The peaceful protest of taking a knee during the national anthem is now being questioned as protesting the anthem and disrespecting our troops instead of raising awareness about police brutality and the unarmed shootings of hundreds of citizens annually. I want to make my position on this very clear, that I stand with Colin Kaepernick and support all who wish to take a knee during the national anthem. I support anyone's right to peacefully protest, and I pledge to tackle the issue of police brutality and the extrajudicial shootings of unarmed citizens head on.
The United States Constitution protects all citizens in their right to free speech, and whether your personal feelings are against this peaceful protest, it is an example of protected speech. Further, this protest that began sitting, was changed to bending the knee in order to be respectful to our troops. As reported in the New York Times in an opinion piece by Eric Reid, the lesser-known and still employed teammate of Kaepernick's who joined him in the protest at the onset, they chose to kneel rather than sit after a conversation with former Green Beret and NFL player, Nate Boyer. "We chose to kneel because it’s a respectful gesture. I remember thinking our posture was like a flag flown at half-mast to mark a tragedy." (Reid)
There have been many public statements across our country by public figures on this issue, but the one most relevant to us in Michigan is first the comments by Michigan Police Chief, Col. Kriste Kibbey Etue, and the subsequent statements by our current Governor Rick Snyder. On Col. Etue's Facebook page, she shared a meme that read “millionaire ingrates who hate America and disrespect our armed forces and veterans.” The statement from the governor via his spokeswoman Anna Heaton read “The Colonel said she made a mistake and publicly apologized. She has served with distinction as an outstanding public servant for decades. The governor will not be asking her to resign.” (Oosting)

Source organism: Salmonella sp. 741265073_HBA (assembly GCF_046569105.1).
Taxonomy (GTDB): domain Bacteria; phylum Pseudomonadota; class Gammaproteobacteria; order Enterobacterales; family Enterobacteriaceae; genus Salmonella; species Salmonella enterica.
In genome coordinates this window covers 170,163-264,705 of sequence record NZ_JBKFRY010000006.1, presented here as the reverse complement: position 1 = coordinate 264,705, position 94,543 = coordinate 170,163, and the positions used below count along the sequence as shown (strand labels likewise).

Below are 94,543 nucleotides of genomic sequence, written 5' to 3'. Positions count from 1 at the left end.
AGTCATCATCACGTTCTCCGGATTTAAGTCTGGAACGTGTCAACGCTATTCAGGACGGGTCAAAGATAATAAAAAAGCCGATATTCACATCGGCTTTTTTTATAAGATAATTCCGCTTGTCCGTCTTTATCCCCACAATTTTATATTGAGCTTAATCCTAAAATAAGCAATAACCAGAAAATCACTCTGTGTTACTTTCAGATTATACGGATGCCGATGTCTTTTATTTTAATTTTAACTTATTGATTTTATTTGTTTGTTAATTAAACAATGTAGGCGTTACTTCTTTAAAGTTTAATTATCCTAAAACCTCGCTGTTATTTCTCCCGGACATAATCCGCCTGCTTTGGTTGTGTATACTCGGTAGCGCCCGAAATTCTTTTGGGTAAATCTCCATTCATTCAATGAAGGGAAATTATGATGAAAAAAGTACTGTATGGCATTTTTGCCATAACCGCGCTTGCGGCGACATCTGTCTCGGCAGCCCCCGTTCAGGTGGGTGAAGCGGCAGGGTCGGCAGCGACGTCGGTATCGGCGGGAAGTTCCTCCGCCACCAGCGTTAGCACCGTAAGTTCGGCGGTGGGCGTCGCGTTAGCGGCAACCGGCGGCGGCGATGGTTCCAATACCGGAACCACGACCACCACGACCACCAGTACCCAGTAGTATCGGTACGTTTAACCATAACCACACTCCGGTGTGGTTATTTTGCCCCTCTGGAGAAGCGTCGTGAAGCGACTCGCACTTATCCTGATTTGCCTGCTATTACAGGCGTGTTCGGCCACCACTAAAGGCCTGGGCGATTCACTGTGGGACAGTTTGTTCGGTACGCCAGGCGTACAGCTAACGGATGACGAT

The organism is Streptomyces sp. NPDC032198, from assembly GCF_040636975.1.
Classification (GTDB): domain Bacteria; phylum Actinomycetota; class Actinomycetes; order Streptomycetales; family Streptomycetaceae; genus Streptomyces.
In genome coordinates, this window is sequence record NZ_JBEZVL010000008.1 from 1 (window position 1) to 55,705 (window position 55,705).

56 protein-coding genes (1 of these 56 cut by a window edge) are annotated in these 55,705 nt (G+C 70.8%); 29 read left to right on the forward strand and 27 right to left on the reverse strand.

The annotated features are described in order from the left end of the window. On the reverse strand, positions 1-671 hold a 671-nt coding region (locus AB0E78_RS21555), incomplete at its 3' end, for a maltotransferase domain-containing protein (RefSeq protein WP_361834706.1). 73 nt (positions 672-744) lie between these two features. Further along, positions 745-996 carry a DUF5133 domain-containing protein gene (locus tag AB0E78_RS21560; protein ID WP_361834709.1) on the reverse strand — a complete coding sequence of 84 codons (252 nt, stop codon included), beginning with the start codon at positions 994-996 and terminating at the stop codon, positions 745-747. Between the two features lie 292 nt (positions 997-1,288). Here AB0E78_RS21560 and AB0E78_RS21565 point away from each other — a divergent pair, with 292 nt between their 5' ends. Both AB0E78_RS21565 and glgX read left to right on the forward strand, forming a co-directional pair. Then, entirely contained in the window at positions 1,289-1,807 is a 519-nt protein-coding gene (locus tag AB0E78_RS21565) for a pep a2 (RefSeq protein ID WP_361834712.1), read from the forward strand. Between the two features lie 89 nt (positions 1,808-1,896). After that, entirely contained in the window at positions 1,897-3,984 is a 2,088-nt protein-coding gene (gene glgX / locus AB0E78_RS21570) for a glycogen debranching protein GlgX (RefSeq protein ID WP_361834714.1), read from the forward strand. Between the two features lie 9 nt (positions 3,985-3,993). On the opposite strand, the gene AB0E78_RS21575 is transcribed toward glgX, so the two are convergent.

While I strongly believe in the Constitution's guarantee of freedom of speech, public figures also have a duty to the constituents they serve. In the case of Col. Etue, sharing this meme shows that she does not value the First Amendment right to peaceful protests, and that she does not take the issue of police brutality seriously. All of this in light of the current lawsuit against the Michigan State Police and Trooper Mark Bessner in the death of 15-year-old Damon Grimes. The details in the lawsuit show that Trooper Bessner had two prior cases of excessive force before he tased the young Grimes while he was on a moving ATV causing him to crash. (Hunter) What kind of leadership is Col. Etue actually providing to the Michigan State Police?
Instead of arguing over the act of kneeling for the flag, we need to come together and fix the issue that the protest is about, police brutality and extrajudicial killings, so we can all proudly stand for the anthem as equal citizens of the United States.
I add my name and voice to the call for the resignation or firing of Colonel Etue.